Procedure

Background

Natural resources are the materials in our environment that are used to make products (for example, wood from trees to make paper).

Non-renewable resources are those materials that cannot be replaced by natural ecological cycles or sound management procedures (for example, oil, plastics).

Recycling is using a product more than once so that natural resources can be saved and so that we won't need so many garbage dumps and landfills. There are different ways to recycle. One way is to find a different use for a product. For example, we can use empty cans as pencil holders. Another way to recycle is to use heat, chemicals, bacteria or pressure to break a product down into its basic materials, and then reform these materials into a similar or different product.

Preparation

  • Gather materials.
  • (optional) Make a game to show students as an example (see Figure 1).
    Photo shows a game board with a path of squares and a spinner to determine the number of moves.
    Figure 1. Example game: "Recycle and Win!"
    copyright
    Copyright © 2004 Center for Engineering Educational Outreach, Tufts University

With the Students

  1. Introduce the Topic: Discuss recycling and different objects that are recycled. Brainstorm ideas for recycled materials. Some examples are plastic/foam cups, old tires, old clothes, egg carton, cardboard tubes, milk cartons, milk jugs, paper bags, baby food jars, shoe boxes, bottle caps, jar lids, etc.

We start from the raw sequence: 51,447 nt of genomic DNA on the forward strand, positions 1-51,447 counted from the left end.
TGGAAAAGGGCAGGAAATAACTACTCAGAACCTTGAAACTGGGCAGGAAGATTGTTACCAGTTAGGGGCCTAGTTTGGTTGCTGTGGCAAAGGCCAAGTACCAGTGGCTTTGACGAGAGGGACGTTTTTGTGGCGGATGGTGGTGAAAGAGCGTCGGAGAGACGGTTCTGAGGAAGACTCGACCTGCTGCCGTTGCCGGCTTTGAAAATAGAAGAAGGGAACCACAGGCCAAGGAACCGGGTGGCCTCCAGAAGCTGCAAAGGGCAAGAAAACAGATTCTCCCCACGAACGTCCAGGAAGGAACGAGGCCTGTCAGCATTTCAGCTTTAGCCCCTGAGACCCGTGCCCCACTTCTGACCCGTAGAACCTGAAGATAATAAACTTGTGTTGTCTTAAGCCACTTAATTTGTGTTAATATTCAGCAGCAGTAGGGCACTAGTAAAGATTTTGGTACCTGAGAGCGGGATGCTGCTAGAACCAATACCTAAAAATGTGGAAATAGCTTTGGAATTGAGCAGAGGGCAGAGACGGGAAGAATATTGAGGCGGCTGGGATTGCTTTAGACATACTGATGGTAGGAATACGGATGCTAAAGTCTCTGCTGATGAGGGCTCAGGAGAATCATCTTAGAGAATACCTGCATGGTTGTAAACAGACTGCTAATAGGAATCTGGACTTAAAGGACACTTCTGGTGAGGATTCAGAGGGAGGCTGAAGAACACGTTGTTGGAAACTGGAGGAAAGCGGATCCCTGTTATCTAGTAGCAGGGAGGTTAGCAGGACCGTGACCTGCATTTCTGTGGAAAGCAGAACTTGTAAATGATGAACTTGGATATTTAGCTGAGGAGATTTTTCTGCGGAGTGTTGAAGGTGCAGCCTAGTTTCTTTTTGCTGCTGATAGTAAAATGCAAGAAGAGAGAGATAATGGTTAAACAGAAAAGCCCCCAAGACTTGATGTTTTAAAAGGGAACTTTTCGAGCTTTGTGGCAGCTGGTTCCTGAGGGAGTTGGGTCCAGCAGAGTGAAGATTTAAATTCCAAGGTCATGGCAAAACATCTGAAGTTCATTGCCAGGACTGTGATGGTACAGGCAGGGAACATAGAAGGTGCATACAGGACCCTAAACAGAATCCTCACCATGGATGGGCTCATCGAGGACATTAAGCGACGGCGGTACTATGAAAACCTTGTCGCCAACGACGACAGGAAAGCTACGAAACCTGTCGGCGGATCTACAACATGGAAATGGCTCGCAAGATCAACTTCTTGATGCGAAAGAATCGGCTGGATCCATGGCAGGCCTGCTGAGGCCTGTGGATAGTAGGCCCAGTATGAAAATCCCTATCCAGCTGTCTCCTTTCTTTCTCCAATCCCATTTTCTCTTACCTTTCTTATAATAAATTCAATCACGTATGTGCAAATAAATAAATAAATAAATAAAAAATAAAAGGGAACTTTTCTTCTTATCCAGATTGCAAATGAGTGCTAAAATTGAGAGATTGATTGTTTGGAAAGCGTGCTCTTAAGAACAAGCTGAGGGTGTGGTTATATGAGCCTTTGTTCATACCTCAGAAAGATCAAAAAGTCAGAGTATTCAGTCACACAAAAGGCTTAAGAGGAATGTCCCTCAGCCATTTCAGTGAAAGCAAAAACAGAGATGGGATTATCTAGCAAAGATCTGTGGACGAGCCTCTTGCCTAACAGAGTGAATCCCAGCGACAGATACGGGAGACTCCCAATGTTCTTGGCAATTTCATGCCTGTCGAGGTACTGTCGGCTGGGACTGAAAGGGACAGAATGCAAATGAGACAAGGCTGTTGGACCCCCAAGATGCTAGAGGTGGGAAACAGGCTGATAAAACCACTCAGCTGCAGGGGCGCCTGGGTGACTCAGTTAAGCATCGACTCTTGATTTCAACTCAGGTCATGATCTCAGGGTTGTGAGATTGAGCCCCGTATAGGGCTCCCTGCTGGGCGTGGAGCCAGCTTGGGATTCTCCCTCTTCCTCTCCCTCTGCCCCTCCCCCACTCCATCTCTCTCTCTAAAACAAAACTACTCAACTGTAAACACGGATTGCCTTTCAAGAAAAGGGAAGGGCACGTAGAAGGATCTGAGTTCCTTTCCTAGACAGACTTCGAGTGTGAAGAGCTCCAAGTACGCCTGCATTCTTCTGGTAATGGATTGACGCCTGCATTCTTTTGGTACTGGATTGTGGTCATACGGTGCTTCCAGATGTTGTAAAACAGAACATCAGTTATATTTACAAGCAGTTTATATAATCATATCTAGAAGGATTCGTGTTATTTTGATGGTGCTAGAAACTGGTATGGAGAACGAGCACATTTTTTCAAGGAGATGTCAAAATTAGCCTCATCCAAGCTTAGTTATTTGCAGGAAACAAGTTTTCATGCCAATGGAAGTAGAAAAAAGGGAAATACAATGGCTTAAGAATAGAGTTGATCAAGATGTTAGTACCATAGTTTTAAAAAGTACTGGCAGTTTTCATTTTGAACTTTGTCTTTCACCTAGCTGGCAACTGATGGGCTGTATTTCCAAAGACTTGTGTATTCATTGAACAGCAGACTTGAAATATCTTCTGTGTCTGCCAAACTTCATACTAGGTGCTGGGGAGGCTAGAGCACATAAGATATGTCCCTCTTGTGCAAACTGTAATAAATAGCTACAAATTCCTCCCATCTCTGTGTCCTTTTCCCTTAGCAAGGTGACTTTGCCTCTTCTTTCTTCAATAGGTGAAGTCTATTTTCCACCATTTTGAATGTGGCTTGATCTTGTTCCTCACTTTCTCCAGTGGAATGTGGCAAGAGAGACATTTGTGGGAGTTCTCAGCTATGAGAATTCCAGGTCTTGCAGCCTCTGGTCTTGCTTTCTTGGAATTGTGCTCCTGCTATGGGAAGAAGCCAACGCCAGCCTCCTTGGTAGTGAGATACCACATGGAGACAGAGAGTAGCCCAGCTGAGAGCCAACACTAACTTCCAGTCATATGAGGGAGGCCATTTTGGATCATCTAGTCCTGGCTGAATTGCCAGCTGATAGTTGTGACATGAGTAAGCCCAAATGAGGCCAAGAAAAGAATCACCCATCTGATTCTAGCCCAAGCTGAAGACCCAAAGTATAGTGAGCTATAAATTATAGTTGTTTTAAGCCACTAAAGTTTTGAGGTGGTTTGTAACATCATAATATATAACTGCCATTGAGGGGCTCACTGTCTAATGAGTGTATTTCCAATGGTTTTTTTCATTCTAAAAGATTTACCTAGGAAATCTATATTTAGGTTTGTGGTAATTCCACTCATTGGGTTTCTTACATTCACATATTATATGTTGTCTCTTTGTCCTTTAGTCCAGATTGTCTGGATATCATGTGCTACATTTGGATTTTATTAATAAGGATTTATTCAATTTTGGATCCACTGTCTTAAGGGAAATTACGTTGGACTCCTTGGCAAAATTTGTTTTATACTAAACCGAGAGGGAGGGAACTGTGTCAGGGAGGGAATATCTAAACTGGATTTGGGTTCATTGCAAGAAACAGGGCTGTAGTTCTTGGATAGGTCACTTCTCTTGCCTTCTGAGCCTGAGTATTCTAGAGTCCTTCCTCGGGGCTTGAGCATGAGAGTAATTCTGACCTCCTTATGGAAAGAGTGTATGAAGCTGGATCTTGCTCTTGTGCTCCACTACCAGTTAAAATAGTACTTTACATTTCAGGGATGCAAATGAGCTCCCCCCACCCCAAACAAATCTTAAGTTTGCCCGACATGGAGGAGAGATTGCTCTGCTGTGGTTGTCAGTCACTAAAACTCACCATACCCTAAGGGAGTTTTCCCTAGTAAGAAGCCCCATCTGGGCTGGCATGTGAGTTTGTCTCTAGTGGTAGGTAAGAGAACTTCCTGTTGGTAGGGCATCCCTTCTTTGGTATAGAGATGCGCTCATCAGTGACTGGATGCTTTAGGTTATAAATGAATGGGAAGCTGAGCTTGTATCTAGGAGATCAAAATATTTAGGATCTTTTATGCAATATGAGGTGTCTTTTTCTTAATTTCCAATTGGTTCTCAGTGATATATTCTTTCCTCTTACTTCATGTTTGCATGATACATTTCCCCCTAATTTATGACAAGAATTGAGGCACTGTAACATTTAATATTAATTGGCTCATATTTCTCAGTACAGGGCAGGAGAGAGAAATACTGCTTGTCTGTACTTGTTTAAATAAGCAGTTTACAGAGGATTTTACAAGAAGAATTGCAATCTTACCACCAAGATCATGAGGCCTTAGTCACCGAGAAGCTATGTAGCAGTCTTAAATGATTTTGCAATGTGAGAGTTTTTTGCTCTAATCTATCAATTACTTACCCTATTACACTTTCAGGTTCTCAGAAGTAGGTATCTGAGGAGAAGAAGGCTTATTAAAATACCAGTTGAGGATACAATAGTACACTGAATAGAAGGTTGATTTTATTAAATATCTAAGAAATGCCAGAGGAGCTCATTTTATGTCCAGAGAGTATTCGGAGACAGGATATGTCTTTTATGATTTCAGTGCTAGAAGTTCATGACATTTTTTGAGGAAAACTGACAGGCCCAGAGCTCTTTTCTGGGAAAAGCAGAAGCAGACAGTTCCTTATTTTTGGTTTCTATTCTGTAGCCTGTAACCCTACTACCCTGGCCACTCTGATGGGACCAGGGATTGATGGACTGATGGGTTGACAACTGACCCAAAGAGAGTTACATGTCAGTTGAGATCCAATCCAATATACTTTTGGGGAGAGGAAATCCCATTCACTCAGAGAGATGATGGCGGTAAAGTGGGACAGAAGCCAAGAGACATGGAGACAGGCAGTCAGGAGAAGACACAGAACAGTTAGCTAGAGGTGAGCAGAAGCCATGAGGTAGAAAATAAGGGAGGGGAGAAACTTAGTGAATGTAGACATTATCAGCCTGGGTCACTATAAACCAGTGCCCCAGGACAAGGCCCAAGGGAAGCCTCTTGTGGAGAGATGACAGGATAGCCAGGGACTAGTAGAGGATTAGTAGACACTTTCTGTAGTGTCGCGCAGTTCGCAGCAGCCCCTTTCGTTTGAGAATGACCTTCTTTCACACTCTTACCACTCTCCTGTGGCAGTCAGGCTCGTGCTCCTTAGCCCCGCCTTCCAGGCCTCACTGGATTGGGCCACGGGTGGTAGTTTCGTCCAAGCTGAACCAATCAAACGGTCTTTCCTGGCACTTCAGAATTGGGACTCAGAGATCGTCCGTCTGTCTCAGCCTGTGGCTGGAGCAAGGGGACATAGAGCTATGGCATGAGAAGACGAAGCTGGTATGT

2. Group students and have them come up with as many different board games as they can. Once they have created lists, have groups sort their lists into categories such as dice, spinner or cards. On the board, document all of the different types of games that the students thought of.
  3. Optional: Demonstrate a game that the teacher made in advance. An example game format might be a spinner board game. On their turns, students spin the spinner, which is labeled with numbers, and move the indicated number of spaces. Each space is labeled with a used product. As the students land on the spaces, they must think of an alternative use for the product or go back to their previous space. The first to reach the end wins.
  4. Activity: Divide the class into teams of three or four students each.
  5. Have each group develop a list of ideas for materials that can be recycled and reused.
  6. Have each group design and build a board game. The games may be any type of game as long as they incorporate the idea of finding alternative uses for the materials that they listed. The games must include instructions.
  7. After each team has designed and built their game have the class switch games between groups and play another team's game.

Investigating Questions

  • What different uses for used materials could you think of?
  • How can used products be reused?
  • Why do we need to recycle?
  • Which board game did you like the most? Why?
  • What game did you find the most challenging? Why?

Assessment

Rubric for Performance Assessment (doc)

Rubric for Performance Assessment (pdf)

References

Kessler, James H. and Andrea Bennett. The Best of WonderScience: Elementary Science Activities. Boston: Delmar Publishers. 1997. ISBN: 0827380941 pg. 220, 222.

Copyright

© 2013 by Regents of the University of Colorado; original © 2004 Worcester Polytechnic Institute

Supporting Program

Center for Engineering Educational Outreach, Tufts University

Last modified: August 10, 2017